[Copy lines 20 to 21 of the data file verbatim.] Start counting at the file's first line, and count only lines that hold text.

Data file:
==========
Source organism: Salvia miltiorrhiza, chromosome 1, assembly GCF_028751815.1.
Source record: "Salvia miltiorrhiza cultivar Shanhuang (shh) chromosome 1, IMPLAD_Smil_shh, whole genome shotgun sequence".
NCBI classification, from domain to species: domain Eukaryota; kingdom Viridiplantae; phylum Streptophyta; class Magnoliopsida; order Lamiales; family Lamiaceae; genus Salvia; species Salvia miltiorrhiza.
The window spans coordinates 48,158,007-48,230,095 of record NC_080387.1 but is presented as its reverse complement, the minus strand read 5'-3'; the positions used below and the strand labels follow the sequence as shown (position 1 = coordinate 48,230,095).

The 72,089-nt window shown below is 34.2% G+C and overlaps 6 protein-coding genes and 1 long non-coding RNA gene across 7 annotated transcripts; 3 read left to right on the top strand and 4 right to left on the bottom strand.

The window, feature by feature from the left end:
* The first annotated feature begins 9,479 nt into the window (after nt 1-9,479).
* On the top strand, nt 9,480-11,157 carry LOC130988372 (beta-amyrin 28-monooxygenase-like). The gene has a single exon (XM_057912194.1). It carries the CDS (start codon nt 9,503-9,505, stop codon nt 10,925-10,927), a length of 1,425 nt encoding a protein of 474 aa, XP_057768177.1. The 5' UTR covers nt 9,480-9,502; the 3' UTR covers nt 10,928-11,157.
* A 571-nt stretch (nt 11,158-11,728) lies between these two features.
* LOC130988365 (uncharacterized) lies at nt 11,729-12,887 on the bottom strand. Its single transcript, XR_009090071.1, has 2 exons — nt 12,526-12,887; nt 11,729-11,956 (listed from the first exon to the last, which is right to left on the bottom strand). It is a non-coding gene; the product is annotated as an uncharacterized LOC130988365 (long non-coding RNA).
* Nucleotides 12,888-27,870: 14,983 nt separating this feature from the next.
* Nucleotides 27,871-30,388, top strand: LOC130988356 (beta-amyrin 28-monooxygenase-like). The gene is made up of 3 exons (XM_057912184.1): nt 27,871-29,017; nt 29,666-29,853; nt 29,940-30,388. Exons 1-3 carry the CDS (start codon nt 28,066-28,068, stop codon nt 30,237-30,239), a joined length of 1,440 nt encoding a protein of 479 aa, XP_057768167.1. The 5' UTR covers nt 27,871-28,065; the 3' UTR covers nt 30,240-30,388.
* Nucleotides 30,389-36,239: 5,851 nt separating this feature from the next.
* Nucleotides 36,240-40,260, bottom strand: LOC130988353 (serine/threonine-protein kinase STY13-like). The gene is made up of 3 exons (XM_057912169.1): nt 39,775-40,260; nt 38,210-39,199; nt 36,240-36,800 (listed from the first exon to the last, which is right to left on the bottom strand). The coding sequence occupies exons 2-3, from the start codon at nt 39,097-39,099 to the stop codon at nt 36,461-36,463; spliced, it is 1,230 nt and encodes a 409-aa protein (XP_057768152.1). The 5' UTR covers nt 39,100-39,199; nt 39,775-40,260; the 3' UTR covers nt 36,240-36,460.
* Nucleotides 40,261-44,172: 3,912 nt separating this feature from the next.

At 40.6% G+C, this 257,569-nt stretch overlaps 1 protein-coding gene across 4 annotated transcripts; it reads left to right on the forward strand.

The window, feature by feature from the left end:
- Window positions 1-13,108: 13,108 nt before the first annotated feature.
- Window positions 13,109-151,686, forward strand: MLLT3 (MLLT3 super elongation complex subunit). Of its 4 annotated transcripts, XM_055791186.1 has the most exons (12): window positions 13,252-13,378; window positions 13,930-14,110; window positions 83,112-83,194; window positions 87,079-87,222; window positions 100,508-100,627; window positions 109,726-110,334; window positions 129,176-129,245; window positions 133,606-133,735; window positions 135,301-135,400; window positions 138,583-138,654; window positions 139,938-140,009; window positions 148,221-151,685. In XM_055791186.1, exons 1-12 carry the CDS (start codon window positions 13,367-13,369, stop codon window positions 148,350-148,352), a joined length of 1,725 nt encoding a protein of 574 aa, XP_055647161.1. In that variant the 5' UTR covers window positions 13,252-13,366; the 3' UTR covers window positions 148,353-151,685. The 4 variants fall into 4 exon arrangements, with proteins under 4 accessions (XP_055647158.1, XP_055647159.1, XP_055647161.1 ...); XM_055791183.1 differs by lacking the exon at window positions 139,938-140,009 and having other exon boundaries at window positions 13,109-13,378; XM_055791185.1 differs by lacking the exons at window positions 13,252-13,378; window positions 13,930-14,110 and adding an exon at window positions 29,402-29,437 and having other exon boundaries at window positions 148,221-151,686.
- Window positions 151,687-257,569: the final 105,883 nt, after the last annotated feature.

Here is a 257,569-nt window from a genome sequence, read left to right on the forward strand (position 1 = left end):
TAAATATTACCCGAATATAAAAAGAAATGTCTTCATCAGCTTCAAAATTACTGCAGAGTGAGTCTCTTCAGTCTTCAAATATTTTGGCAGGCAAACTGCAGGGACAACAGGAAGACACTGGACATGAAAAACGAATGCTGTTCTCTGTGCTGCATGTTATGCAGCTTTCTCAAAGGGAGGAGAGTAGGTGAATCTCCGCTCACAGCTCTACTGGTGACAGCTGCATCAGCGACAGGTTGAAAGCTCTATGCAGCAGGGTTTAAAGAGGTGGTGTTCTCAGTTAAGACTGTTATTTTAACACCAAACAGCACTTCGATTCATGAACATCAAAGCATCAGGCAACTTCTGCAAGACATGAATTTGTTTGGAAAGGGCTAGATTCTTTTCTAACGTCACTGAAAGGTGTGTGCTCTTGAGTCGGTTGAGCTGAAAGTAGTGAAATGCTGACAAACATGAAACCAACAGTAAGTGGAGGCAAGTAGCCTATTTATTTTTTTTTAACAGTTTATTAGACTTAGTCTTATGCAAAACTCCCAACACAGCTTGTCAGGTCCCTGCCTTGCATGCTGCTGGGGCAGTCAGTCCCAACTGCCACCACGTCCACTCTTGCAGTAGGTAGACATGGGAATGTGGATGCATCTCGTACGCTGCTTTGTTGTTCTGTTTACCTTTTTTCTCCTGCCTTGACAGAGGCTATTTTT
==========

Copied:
- Window positions 151,687-257,569: the final 105,883 nt, after the last annotated feature.

Here is a 257,569-nt window from a genome sequence, read left to right on the forward strand (position 1 = left end):